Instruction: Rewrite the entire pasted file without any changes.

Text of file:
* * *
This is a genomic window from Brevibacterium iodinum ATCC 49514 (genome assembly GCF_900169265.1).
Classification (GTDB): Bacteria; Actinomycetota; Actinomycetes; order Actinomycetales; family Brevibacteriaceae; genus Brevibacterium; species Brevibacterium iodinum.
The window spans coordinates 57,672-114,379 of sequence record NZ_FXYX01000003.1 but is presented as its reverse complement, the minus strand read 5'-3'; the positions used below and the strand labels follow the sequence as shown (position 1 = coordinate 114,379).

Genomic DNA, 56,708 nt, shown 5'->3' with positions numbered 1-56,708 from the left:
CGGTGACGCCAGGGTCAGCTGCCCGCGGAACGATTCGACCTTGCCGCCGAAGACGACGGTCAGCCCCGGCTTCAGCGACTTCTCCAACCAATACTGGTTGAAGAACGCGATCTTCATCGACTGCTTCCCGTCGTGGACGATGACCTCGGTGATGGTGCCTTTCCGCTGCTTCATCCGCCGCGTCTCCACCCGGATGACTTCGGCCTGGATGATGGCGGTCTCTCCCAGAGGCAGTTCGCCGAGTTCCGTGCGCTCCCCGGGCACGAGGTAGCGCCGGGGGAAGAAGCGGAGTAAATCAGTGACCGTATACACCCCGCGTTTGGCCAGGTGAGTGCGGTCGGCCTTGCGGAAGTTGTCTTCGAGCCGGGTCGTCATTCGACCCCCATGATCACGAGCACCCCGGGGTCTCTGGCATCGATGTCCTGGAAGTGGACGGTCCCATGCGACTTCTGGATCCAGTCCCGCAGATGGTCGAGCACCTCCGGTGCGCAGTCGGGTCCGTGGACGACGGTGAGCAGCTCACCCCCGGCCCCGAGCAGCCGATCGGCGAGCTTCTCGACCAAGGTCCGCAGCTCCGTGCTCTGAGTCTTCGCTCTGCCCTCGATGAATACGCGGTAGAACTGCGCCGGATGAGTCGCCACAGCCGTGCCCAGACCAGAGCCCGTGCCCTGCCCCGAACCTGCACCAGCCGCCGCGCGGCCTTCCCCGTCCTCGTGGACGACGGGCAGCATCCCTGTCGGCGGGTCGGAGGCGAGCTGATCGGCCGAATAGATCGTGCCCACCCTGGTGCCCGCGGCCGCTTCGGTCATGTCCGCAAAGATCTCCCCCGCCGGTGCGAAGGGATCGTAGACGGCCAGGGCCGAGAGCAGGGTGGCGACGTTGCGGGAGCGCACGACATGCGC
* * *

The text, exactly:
This is a genomic window from Brevibacterium iodinum ATCC 49514 (genome assembly GCF_900169265.1).
Classification (GTDB): Bacteria; Actinomycetota; Actinomycetes; order Actinomycetales; family Brevibacteriaceae; genus Brevibacterium; species Brevibacterium iodinum.
The window spans coordinates 57,672-114,379 of sequence record NZ_FXYX01000003.1 but is presented as its reverse complement, the minus strand read 5'-3'; the positions used below and the strand labels follow the sequence as shown (position 1 = coordinate 114,379).

Genomic DNA, 56,708 nt, shown 5'->3' with positions numbered 1-56,708 from the left:
CGGTGACGCCAGGGTCAGCTGCCCGCGGAACGATTCGACCTTGCCGCCGAAGACGACGGTCAGCCCCGGCTTCAGCGACTTCTCCAACCAATACTGGTTGAAGAACGCGATCTTCATCGACTGCTTCCCGTCGTGGACGATGACCTCGGTGATGGTGCCTTTCCGCTGCTTCATCCGCCGCGTCTCCACCCGGATGACTTCGGCCTGGATGATGGCGGTCTCTCCCAGAGGCAGTTCGCCGAGTTCCGTGCGCTCCCCGGGCACGAGGTAGCGCCGGGGGAAGAAGCGGAGTAAATCAGTGACCGTATACACCCCGCGTTTGGCCAGGTGAGTGCGGTCGGCCTTGCGGAAGTTGTCTTCGAGCCGGGTCGTCATTCGACCCCCATGATCACGAGCACCCCGGGGTCTCTGGCATCGATGTCCTGGAAGTGGACGGTCCCATGCGACTTCTGGATCCAGTCCCGCAGATGGTCGAGCACCTCCGGTGCGCAGTCGGGTCCGTGGACGACGGTGAGCAGCTCACCCCCGGCCCCGAGCAGCCGATCGGCGAGCTTCTCGACCAAGGTCCGCAGCTCCGTGCTCTGAGTCTTCGCTCTGCCCTCGATGAATACGCGGTAGAACTGCGCCGGATGAGTCGCCACAGCCGTGCCCAGACCAGAGCCCGTGCCCTGCCCCGAACCTGCACCAGCCGCCGCGCGGCCTTCCCCGTCCTCGTGGACGACGGGCAGCATCCCTGTCGGCGGGTCGGAGGCGAGCTGATCGGCCGAATAGATCGTGCCCACCCTGGTGCCCGCGGCCGCTTCGGTCATGTCCGCAAAGATCTCCCCCGCCGGTGCGAAGGGATCGTAGACGGCCAGGGCCGAGAGCAGGGTGGCGACGTTGCGGGAGCGCACGACATGCGC